A Blood Test for Colon Cancer Sounds Great—But It's Short on Proof

The maker says it can find cancer early, but that’s a far cry from preventing colorectal cancer deaths

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It's an eye-catching headline: " 'Revolutionary' Blood Test for Colon Cancer Screening Announced." The press release goes on to say that EDP Biotech Corp., based in Tennessee, will today brief its home state's legislators on what it calls a "breakthrough blood test" that "could save thousands of colon cancer deaths and billions in healthcare costs each year." (It not only briefed them, a later release said; it offered them the chance to participate in a study.) The company is hoping for approval from the Food and Drug Administration in the next couple of years.

In theory, that's wonderful. Routine colon cancer screening is recommended starting at age 50 by the United States Preventive Services Task Force, the American Cancer Society, and other public-health groups. Certain screening methods—including colonoscopy and sigmoidoscopy—can actually be considered a form of prevention, since they find polyps before they become cancerous. Yet, as the report from the February National Institutes of Health State-of-the-Science Conference on colorectal cancer screening said, "screening rates fall short of desirable levels," with about 55 percent of eligible people undergoing some type of screening. More options, particularly inexpensive, noninvasive ones, would be welcome. 

[Read: Colon Screening: 5 Things You Need to Know.] 

But while the ColoMarker test may well have all the potential in the world, based on the information available so far, "it is unproven as a screening measure," writes Durado Brooks, director of prostate and colorectal cancer at the American Cancer Society, by E-mail. He reviewed materials provided by the company. Like the highly controversial prostate-specific antigen (PSA) test, ColoMarker is a blood test that looks for a protein whose levels may be elevated in people with a certain cancer. In this case, it's CA11-19, which EDP says was isolated in 1973. The company says it applied its test to blood samples from more than 400 patients who had been referred to a gastroenterologist for some kind of condition. "All samples from patients with confirmed colon cancer in stages I through III were seen to have elevated levels of CA11-19," reads one slide of today's PowerPoint presentation to legislators. (For some reason, the test doesn't do well at detecting stage IV cancer, the most advanced stage.) That detection ability for stages I through III is encouraging, says Brooks, but not definitive. EDP also looked at CA11-19 levels in people without any symptoms of trouble to define the test's "normal" range, but "because these individuals did not have a colonoscopy or other procedure, there is no way to know how many of these individuals may have had cancer, polyps, or other abnormalities," Brooks says. (In other words, some may not be "normal" after all.)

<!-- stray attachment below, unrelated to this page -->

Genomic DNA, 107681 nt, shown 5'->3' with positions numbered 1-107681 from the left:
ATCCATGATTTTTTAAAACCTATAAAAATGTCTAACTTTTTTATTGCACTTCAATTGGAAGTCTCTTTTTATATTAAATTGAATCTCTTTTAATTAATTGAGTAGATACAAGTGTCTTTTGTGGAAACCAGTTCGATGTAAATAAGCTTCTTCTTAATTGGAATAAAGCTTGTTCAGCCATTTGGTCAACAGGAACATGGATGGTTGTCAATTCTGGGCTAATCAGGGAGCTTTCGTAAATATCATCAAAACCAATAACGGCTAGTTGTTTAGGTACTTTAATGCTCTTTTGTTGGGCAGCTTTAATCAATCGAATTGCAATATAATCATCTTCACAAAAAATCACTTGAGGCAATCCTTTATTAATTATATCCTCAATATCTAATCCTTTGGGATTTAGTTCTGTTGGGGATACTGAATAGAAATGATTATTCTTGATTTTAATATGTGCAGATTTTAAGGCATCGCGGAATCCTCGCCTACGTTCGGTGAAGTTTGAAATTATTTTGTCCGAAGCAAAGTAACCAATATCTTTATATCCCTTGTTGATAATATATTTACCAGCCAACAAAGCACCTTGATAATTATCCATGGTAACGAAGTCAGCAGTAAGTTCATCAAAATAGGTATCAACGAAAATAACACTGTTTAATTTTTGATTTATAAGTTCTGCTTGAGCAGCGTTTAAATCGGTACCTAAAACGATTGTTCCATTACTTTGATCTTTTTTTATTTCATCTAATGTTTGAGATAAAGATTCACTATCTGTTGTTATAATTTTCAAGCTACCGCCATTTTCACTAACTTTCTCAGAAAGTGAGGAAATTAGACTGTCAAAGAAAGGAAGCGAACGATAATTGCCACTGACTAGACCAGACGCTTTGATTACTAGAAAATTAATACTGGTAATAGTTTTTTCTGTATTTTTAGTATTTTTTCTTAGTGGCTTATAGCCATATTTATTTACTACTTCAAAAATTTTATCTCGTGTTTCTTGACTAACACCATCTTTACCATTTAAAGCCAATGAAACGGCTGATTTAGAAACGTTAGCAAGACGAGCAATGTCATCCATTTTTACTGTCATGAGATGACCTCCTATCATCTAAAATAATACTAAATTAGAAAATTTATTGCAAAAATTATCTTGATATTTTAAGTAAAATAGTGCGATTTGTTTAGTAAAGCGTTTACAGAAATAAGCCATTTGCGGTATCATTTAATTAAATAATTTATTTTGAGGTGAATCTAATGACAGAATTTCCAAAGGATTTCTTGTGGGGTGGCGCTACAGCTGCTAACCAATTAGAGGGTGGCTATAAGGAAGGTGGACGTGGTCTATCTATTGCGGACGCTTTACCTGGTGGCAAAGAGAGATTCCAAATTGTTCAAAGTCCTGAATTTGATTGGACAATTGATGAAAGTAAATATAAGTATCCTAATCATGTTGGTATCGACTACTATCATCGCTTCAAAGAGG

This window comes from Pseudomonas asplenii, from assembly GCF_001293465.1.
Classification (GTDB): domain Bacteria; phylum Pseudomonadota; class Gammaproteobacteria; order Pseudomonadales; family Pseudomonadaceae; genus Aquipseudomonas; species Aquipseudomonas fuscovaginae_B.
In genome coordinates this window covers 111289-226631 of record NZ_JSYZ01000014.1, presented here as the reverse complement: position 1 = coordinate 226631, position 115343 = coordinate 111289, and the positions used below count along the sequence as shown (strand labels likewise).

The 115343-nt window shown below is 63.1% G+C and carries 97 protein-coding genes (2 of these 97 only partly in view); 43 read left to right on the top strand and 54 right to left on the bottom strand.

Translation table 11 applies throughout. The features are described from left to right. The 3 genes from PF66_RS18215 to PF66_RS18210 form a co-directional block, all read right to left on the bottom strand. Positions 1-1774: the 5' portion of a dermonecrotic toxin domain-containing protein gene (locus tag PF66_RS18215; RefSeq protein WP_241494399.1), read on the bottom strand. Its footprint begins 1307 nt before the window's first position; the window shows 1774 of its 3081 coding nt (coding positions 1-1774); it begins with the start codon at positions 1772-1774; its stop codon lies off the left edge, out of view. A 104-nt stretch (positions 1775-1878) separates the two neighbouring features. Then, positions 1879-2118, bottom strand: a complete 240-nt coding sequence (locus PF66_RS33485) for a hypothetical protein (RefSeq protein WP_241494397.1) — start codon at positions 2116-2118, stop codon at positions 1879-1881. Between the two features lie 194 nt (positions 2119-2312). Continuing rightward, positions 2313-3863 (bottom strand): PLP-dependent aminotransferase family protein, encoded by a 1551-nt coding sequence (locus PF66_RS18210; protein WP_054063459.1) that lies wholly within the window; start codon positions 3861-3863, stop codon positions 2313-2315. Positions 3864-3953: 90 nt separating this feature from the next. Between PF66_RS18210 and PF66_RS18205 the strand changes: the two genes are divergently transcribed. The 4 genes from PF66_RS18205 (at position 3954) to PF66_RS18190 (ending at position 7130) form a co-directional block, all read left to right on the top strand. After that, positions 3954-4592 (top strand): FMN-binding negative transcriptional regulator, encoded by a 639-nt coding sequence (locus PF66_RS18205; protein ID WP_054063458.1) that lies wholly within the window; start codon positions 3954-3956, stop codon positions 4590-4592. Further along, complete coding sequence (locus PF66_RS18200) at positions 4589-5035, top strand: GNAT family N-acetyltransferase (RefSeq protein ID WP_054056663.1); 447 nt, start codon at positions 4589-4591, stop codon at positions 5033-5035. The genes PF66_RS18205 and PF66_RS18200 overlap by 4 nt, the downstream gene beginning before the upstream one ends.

Preliminary studies making sure a screening test can find what it's supposed to find are certainly a prerequisite to demonstrating that the test is useful, says Barnett Kramer, associate director for disease prevention at the National Institutes of Health. (Kramer is speaking in general terms; he didn't evaluate this test's claims.) But it's a long way from telling whether a screening test works. "The ultimate goal that I look for, and that I suspect the public is interested in when they hear about any new test, is whether or not it prolongs life or reduces the risk of dying from a particular cancer," says Kramer. The way to do that is through a randomized clinical trial that takes the population in whom screening would be used and randomizes participants either to usual care or to screening (whether it's a blood test, colonoscopy, or imaging test like a mammogram). Researchers follow these people for years and, at the end, count the number of deaths from the disease (or treatment of the disease) in each group and figure out whether the test provided a benefit, says Kramer. 

Short of a randomized trial but a few steps beyond what ColoMarker has been shown to do: seeing if it can pick up cancer earlier than if you'd just gone by symptoms or other exams. That kind of prospective study requires samples taken from people without any symptoms of the cancer, says Kramer. You look to see what the test says about their cancer status, then follow up later to see whether the test accurately identified any cases of cancer before they were diagnosed through the usual means. But even success at early detection doesn't necessarily mean the test is ready for prime time. A test that "finds cancer early doesn't tell whether you help people or not," says H. Gilbert Welch, professor of medicine at the Dartmouth Medical School and codirector of the VA Outcomes Group in White River Junction, Vt., speaking generally rather than about ColoMarker. That's where the controversy over PSA lies: The test definitely finds cancer cases before they'd have been detected by symptoms, but it's as yet unclear whether using the test as a screening tool actually saves lives. That may sound counterintuitive, but in many cases, "the worst cancers are the ones growing fastest and the ones screening tests are most likely to miss," he says. Meantime, a test may be picking up cancers that would have been diagnosed in other ways without affecting the outcome or ones that wouldn't ever have threatened a person's health but, once found, are treated—with possibly harmful side effects.